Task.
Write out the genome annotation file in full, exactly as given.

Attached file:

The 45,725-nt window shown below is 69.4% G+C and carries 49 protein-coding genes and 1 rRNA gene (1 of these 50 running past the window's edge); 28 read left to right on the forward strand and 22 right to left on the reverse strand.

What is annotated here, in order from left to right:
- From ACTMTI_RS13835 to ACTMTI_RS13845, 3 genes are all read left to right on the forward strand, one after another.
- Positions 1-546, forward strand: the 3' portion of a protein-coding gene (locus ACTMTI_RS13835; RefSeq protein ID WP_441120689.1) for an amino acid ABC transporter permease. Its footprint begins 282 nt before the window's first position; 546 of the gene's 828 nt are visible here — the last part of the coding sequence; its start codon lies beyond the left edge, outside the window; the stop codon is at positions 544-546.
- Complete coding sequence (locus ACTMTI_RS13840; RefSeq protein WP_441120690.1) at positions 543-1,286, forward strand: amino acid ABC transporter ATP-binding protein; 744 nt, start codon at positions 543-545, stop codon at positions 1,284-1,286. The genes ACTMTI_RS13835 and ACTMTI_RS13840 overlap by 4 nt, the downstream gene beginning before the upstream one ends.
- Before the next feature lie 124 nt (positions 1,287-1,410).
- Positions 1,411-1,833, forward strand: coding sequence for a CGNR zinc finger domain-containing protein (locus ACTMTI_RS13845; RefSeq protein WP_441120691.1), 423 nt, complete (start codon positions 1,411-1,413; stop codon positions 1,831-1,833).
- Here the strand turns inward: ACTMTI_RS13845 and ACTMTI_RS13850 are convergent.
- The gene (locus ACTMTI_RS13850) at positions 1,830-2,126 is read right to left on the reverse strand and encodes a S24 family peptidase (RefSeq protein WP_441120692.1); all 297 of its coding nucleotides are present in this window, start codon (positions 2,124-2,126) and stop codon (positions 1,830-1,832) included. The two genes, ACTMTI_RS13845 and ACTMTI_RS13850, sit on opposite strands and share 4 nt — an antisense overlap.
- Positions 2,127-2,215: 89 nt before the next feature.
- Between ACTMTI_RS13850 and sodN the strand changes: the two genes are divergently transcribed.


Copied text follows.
The 45,725-nt window shown below is 69.4% G+C and carries 49 protein-coding genes and 1 rRNA gene (1 of these 50 running past the window's edge); 28 read left to right on the forward strand and 22 right to left on the reverse strand.

What is annotated here, in order from left to right:
- From ACTMTI_RS13835 to ACTMTI_RS13845, 3 genes are all read left to right on the forward strand, one after another.
- Positions 1-546, forward strand: the 3' portion of a protein-coding gene (locus ACTMTI_RS13835; RefSeq protein ID WP_441120689.1) for an amino acid ABC transporter permease. Its footprint begins 282 nt before the window's first position; 546 of the gene's 828 nt are visible here — the last part of the coding sequence; its start codon lies beyond the left edge, outside the window; the stop codon is at positions 544-546.
- Complete coding sequence (locus ACTMTI_RS13840; RefSeq protein WP_441120690.1) at positions 543-1,286, forward strand: amino acid ABC transporter ATP-binding protein; 744 nt, start codon at positions 543-545, stop codon at positions 1,284-1,286. The genes ACTMTI_RS13835 and ACTMTI_RS13840 overlap by 4 nt, the downstream gene beginning before the upstream one ends.
- Before the next feature lie 124 nt (positions 1,287-1,410).
- Positions 1,411-1,833, forward strand: coding sequence for a CGNR zinc finger domain-containing protein (locus ACTMTI_RS13845; RefSeq protein WP_441120691.1), 423 nt, complete (start codon positions 1,411-1,413; stop codon positions 1,831-1,833).
- Here the strand turns inward: ACTMTI_RS13845 and ACTMTI_RS13850 are convergent.
- The gene (locus ACTMTI_RS13850) at positions 1,830-2,126 is read right to left on the reverse strand and encodes a S24 family peptidase (RefSeq protein WP_441120692.1); all 297 of its coding nucleotides are present in this window, start codon (positions 2,124-2,126) and stop codon (positions 1,830-1,832) included. The two genes, ACTMTI_RS13845 and ACTMTI_RS13850, sit on opposite strands and share 4 nt — an antisense overlap.
- Positions 2,127-2,215: 89 nt before the next feature.
- Between ACTMTI_RS13850 and sodN the strand changes: the two genes are divergently transcribed.